Romani exonyms

In Romani: a linguistic introduction (Cambridge University Press, 2005), Yaron Matras gives several examples of how the Roma people have been very inventive with names for the countries and people encountered on their westward migration (pp. 26–27):

Characteristic of Romani is – alongside replications of nations’ self-ascription (e.g. sasitko ‘German’, njamco ‘German’, valšo ‘French’) – the widespread use of inherited or internal names for nations. Thus we find das ‘Slavs’ (cf. OIA dāsa- ‘slave’), a word play based on Greek sklavos; xoraxaj/koraxaj of unclear etymology, in the Balkans generally ‘Muslim, Turk’ and elsewhere ‘foreigner’ or ‘non-Rom’; gadžo ‘non-Rom’. Other inherited words for non-Rom include xalo (‘meagre, shabby’), also in the diminutive xaloro ‘Jew’, balamo and goro ‘Greek, non-Gypsy’; biboldo ‘Jew’ (‘unbaptised’), chindo ‘Jew’ (‘cut’ = ‘circumcised’), trušulo ‘Christian’ (cf. trušul ‘cross’), džut ‘Jew’ (possibly Iranian). Names attached to foreign countries by individual Romani groups often refer to incomprehensible speech, based on either lal- ‘dumb’ or čhib ‘tongue’: lallaro-temmen ‘Finland’ and lalero them ‘Bohemia’ (= ‘dumb land’), lalero ‘Lithuanian’, čibalo/čivalo meaning ‘Albania’ among Balkan Rom, ‘Bavaria’ among German Rom, and ‘Germany’ among Yugoslav Rom. More recently, barvale thema (lit. ‘rich countries’) has emerged as a designation for ‘western Europe’, lole thema (lit. ‘red countries’) for ‘eastern, communist Europe’.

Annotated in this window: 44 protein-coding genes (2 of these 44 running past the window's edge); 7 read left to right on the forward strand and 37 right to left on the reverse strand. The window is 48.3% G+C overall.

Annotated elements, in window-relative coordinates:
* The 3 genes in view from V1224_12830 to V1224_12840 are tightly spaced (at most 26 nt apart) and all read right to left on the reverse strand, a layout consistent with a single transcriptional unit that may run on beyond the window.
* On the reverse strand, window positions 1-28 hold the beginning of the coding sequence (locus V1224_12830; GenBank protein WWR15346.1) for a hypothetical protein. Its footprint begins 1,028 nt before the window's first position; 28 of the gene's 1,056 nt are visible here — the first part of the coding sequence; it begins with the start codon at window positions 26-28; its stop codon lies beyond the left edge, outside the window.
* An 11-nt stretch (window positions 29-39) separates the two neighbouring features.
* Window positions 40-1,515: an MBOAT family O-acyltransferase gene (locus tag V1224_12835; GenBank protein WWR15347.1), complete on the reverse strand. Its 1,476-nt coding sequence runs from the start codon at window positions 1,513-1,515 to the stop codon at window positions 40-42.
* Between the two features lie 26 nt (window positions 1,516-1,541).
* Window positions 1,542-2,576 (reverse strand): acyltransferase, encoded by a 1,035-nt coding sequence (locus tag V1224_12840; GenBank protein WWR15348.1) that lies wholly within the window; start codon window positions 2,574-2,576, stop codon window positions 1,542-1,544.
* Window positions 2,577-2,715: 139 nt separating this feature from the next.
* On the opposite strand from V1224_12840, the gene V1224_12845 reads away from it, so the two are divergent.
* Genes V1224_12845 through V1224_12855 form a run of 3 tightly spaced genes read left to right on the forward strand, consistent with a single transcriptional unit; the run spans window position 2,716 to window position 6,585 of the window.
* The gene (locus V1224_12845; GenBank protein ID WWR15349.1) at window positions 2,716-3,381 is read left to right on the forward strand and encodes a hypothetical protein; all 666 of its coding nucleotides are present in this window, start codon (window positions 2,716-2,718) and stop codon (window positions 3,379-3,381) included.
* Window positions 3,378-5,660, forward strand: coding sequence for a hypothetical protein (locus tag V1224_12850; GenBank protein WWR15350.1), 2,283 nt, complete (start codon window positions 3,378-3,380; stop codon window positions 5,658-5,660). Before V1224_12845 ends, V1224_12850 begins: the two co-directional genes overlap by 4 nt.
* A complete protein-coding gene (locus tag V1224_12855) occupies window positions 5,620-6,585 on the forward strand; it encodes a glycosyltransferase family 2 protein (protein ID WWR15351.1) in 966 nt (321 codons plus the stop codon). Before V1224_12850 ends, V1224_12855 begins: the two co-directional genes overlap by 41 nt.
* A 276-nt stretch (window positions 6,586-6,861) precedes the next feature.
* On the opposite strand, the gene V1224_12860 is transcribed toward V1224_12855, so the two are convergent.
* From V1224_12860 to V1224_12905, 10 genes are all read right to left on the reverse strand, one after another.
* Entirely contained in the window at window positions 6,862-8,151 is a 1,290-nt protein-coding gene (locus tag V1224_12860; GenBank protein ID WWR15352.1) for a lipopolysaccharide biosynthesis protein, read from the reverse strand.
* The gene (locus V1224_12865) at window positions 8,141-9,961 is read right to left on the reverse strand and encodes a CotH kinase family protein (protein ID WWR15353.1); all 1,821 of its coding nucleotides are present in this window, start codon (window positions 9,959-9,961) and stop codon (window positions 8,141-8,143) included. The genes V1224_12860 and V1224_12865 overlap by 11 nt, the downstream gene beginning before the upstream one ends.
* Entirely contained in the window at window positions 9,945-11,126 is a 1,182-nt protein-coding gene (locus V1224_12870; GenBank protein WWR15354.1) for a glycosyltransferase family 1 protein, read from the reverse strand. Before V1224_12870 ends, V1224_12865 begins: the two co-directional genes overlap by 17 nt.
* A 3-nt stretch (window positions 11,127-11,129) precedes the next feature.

Internal creations of place names are common mostly among the northwestern dialects of Romani. They are frequently either translations, or semantic or sound associations based on the original place names: nevo foro lit. ‘new town’ for ‘Neustadt’, xačerdino them lit. ‘burned country’ for ‘Brandenburg’, čovaxanjakro them lit. ‘witches’ country’ for ‘Hessen’ (German Hexen ‘witches’), kiralengro them lit. ‘cheese country’ for ‘Switzerland’, u baro rašaj lit. ‘the big priest’ for ‘Rome’, lulo piro lit. ‘red foot’ for ‘Redford’, baro foro lit. ‘big town’ for capital cities of various countries (Helsinki, Stockholm, Belgrade).

I remember thinking how it cool it was that the Chuvash coined the name чул хула ‘stone city’ for Nižnyj Novgorod, once the closest large Russian settlement, and how disappointed I was to hear that it was no longer in use. I wonder how many of these Romani examples are still current.